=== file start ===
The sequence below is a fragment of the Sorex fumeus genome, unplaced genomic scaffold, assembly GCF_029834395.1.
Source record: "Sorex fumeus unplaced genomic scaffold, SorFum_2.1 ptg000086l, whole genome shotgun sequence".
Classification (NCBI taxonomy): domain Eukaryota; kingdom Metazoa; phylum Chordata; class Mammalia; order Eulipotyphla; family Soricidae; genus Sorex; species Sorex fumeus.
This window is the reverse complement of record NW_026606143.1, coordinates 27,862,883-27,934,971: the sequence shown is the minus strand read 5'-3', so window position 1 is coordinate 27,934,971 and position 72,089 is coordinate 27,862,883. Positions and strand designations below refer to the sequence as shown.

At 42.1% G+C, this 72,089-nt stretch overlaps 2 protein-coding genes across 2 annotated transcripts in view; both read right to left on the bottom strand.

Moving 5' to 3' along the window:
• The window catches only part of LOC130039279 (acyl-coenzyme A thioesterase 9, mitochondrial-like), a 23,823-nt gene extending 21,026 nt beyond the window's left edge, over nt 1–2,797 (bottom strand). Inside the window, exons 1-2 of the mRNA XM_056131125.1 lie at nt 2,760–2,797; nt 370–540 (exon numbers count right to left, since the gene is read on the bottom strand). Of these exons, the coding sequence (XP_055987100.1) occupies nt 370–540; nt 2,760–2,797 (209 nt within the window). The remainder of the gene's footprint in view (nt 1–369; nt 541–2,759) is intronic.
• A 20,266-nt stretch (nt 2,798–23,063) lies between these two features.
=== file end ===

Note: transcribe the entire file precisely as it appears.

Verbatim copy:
The sequence below is a fragment of the Sorex fumeus genome, unplaced genomic scaffold, assembly GCF_029834395.1.
Source record: "Sorex fumeus unplaced genomic scaffold, SorFum_2.1 ptg000086l, whole genome shotgun sequence".
Classification (NCBI taxonomy): domain Eukaryota; kingdom Metazoa; phylum Chordata; class Mammalia; order Eulipotyphla; family Soricidae; genus Sorex; species Sorex fumeus.
This window is the reverse complement of record NW_026606143.1, coordinates 27,862,883-27,934,971: the sequence shown is the minus strand read 5'-3', so window position 1 is coordinate 27,934,971 and position 72,089 is coordinate 27,862,883. Positions and strand designations below refer to the sequence as shown.

At 42.1% G+C, this 72,089-nt stretch overlaps 2 protein-coding genes across 2 annotated transcripts in view; both read right to left on the bottom strand.

Moving 5' to 3' along the window:
• The window catches only part of LOC130039279 (acyl-coenzyme A thioesterase 9, mitochondrial-like), a 23,823-nt gene extending 21,026 nt beyond the window's left edge, over nt 1–2,797 (bottom strand). Inside the window, exons 1-2 of the mRNA XM_056131125.1 lie at nt 2,760–2,797; nt 370–540 (exon numbers count right to left, since the gene is read on the bottom strand). Of these exons, the coding sequence (XP_055987100.1) occupies nt 370–540; nt 2,760–2,797 (209 nt within the window). The remainder of the gene's footprint in view (nt 1–369; nt 541–2,759) is intronic.
• A 20,266-nt stretch (nt 2,798–23,063) lies between these two features.